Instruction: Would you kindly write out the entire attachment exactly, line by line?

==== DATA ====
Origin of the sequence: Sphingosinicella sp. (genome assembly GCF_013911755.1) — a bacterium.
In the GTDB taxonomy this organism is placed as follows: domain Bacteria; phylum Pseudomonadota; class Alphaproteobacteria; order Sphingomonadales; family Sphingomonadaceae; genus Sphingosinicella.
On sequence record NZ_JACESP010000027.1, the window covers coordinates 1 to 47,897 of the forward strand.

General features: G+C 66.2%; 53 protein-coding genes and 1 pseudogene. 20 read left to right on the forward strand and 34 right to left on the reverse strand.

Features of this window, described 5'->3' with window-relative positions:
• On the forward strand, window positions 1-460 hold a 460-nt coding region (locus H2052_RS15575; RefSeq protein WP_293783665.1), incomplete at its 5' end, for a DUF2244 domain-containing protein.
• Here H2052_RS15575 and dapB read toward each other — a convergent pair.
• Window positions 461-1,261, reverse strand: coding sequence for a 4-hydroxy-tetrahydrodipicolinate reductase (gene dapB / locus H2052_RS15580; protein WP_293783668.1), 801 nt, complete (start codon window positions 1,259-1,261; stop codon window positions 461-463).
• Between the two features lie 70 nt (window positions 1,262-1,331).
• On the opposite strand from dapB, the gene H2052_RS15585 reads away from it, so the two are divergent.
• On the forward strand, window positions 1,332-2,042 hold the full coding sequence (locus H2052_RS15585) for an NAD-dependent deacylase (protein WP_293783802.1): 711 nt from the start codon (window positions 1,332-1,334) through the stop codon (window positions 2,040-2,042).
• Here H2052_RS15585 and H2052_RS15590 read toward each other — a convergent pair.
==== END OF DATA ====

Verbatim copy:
Origin of the sequence: Sphingosinicella sp. (genome assembly GCF_013911755.1) — a bacterium.
In the GTDB taxonomy this organism is placed as follows: domain Bacteria; phylum Pseudomonadota; class Alphaproteobacteria; order Sphingomonadales; family Sphingomonadaceae; genus Sphingosinicella.
On sequence record NZ_JACESP010000027.1, the window covers coordinates 1 to 47,897 of the forward strand.

General features: G+C 66.2%; 53 protein-coding genes and 1 pseudogene. 20 read left to right on the forward strand and 34 right to left on the reverse strand.

Features of this window, described 5'->3' with window-relative positions:
• On the forward strand, window positions 1-460 hold a 460-nt coding region (locus H2052_RS15575; RefSeq protein WP_293783665.1), incomplete at its 5' end, for a DUF2244 domain-containing protein.
• Here H2052_RS15575 and dapB read toward each other — a convergent pair.
• Window positions 461-1,261, reverse strand: coding sequence for a 4-hydroxy-tetrahydrodipicolinate reductase (gene dapB / locus H2052_RS15580; protein WP_293783668.1), 801 nt, complete (start codon window positions 1,259-1,261; stop codon window positions 461-463).
• Between the two features lie 70 nt (window positions 1,262-1,331).
• On the opposite strand from dapB, the gene H2052_RS15585 reads away from it, so the two are divergent.
• On the forward strand, window positions 1,332-2,042 hold the full coding sequence (locus H2052_RS15585) for an NAD-dependent deacylase (protein WP_293783802.1): 711 nt from the start codon (window positions 1,332-1,334) through the stop codon (window positions 2,040-2,042).
• Here H2052_RS15585 and H2052_RS15590 read toward each other — a convergent pair.